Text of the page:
Late-night TV shows including The Tonight Show and The Daily Show will begin airing reruns Tuesday as unionized screenwriters soured by diminished pay in the streaming era went on strike for the first time in 15 years.
Some 11,500 film and television writers represented by the Writers Guild of America put down their pens and laptops after failing to reach a new contract with the trade association that represents Hollywood studios and production companies.
The labor dispute could have a cascading effect on TV and film productions depending on how long the strike lasts, and it comes as streaming services are under growing pressure from Wall Street to show profits.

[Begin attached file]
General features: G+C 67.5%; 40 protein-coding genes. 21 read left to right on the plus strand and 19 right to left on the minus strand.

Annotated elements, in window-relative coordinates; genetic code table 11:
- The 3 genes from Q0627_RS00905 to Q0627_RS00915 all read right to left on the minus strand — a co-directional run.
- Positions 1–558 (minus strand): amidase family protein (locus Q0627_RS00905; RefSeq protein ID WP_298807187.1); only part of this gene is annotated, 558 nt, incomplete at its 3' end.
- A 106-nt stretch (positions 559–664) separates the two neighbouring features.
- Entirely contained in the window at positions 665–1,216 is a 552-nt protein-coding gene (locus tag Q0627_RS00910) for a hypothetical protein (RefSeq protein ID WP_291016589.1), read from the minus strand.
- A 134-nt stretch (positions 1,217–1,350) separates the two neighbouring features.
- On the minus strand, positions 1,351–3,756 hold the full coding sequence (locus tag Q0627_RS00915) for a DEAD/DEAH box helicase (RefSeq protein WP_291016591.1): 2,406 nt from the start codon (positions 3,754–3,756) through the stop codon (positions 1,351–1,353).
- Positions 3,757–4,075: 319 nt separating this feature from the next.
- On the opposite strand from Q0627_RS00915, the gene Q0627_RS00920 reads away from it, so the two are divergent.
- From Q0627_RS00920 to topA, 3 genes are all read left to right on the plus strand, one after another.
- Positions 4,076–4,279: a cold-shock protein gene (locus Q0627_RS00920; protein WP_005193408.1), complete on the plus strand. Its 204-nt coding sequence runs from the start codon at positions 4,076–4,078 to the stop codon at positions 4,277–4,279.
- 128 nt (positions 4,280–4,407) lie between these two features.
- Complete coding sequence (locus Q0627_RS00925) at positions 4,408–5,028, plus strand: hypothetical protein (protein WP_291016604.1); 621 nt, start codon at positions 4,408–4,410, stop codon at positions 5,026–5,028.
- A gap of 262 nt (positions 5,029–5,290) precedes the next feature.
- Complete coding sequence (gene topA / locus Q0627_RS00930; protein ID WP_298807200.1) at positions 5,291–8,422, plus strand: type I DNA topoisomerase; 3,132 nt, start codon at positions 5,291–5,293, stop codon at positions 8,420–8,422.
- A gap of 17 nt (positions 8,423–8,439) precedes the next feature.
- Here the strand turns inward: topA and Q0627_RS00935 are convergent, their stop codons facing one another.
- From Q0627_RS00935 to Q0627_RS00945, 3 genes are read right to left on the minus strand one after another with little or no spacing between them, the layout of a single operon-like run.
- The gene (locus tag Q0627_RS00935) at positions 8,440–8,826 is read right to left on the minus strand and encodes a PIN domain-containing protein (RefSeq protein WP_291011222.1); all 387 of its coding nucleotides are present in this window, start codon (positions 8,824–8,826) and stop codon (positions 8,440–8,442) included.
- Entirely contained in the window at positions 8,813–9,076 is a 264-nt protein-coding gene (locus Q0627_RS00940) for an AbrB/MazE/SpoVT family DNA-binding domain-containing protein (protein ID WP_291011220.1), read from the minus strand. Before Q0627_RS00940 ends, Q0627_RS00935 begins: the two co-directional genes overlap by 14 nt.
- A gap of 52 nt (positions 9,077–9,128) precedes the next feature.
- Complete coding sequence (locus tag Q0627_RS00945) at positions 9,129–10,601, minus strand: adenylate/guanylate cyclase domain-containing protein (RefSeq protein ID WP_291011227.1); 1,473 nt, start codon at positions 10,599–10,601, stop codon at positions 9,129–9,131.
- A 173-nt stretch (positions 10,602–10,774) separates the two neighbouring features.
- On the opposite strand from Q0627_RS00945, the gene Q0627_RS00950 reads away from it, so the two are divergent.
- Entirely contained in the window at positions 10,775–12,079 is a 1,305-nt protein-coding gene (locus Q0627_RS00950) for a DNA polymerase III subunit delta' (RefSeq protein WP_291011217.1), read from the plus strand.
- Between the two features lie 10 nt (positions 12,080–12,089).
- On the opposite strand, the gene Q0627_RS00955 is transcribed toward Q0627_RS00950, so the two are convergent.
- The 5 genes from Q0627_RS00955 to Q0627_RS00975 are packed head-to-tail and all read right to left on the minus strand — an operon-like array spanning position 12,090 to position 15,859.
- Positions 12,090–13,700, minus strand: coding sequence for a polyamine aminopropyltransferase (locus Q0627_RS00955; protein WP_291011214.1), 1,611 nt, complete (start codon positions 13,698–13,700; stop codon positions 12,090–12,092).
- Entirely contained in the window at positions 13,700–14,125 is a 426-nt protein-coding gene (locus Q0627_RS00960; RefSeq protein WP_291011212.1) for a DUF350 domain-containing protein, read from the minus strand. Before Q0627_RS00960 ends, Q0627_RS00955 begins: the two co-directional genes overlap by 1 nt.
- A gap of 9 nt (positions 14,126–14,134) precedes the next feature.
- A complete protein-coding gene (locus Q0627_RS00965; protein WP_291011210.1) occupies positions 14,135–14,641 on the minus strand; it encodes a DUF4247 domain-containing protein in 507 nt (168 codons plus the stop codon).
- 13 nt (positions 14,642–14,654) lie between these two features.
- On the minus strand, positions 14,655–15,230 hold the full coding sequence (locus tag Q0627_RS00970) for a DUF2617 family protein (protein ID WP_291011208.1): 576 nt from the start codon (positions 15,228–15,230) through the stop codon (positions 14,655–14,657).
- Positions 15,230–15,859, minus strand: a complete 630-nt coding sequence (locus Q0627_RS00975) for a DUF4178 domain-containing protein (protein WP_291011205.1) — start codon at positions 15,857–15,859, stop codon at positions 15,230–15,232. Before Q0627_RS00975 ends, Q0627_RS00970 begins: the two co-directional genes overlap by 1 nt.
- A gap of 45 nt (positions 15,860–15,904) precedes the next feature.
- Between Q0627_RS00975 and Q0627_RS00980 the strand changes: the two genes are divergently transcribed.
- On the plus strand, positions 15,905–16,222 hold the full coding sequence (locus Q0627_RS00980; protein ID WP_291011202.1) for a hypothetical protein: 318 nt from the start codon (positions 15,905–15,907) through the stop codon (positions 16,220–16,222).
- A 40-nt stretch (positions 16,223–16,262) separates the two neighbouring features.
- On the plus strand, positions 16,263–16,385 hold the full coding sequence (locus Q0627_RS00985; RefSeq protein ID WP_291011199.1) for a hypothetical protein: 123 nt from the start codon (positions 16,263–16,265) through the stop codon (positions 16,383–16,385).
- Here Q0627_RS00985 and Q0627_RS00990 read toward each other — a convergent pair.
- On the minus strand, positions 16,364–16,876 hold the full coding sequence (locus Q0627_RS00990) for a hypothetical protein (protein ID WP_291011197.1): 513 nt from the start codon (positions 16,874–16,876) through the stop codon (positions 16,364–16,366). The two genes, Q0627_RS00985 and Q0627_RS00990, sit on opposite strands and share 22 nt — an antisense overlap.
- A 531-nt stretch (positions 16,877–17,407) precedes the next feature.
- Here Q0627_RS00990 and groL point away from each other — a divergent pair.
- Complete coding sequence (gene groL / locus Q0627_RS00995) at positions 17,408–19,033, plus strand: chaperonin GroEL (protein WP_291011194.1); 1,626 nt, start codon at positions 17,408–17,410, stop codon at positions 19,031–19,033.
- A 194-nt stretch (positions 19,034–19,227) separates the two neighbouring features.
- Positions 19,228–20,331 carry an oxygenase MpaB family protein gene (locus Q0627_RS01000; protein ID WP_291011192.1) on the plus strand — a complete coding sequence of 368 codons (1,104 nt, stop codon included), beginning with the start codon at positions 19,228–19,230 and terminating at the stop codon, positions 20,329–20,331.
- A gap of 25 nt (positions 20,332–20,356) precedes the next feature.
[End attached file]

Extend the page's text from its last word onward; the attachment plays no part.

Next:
Late-night television was the first to feel the fallout, just as it was during the 2007 writers strike that last for 100 days.
All of the top late-night shows, which are staffed by writers that pen monologues and jokes for their hosts, immediately went dark. NBC’s The Tonight Show, Comedy Central’s Daily Show, ABC’s Jimmy Kimmel Live, CBS’s The Late Show and NBC’s Late Night all made plans for reruns through the week.